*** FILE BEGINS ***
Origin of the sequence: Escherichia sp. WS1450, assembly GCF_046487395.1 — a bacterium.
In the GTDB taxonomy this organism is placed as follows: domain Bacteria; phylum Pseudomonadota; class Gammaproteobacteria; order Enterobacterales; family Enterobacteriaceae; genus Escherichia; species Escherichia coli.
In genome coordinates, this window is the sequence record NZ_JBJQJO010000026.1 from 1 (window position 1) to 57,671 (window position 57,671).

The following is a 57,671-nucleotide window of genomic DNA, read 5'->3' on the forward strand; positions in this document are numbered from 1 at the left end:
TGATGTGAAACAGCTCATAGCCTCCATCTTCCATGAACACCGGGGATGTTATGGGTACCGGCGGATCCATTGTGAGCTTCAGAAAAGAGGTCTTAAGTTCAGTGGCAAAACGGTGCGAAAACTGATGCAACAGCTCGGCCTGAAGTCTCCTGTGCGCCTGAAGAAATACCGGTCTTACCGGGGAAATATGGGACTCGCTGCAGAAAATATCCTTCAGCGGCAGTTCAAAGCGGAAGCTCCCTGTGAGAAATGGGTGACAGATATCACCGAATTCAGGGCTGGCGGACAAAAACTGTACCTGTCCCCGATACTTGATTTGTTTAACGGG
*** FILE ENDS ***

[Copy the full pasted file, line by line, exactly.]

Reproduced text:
Origin of the sequence: Escherichia sp. WS1450, assembly GCF_046487395.1 — a bacterium.
In the GTDB taxonomy this organism is placed as follows: domain Bacteria; phylum Pseudomonadota; class Gammaproteobacteria; order Enterobacterales; family Enterobacteriaceae; genus Escherichia; species Escherichia coli.
In genome coordinates, this window is the sequence record NZ_JBJQJO010000026.1 from 1 (window position 1) to 57,671 (window position 57,671).

The following is a 57,671-nucleotide window of genomic DNA, read 5'->3' on the forward strand; positions in this document are numbered from 1 at the left end:
TGATGTGAAACAGCTCATAGCCTCCATCTTCCATGAACACCGGGGATGTTATGGGTACCGGCGGATCCATTGTGAGCTTCAGAAAAGAGGTCTTAAGTTCAGTGGCAAAACGGTGCGAAAACTGATGCAACAGCTCGGCCTGAAGTCTCCTGTGCGCCTGAAGAAATACCGGTCTTACCGGGGAAATATGGGACTCGCTGCAGAAAATATCCTTCAGCGGCAGTTCAAAGCGGAAGCTCCCTGTGAGAAATGGGTGACAGATATCACCGAATTCAGGGCTGGCGGACAAAAACTGTACCTGTCCCCGATACTTGATTTGTTTAACGGG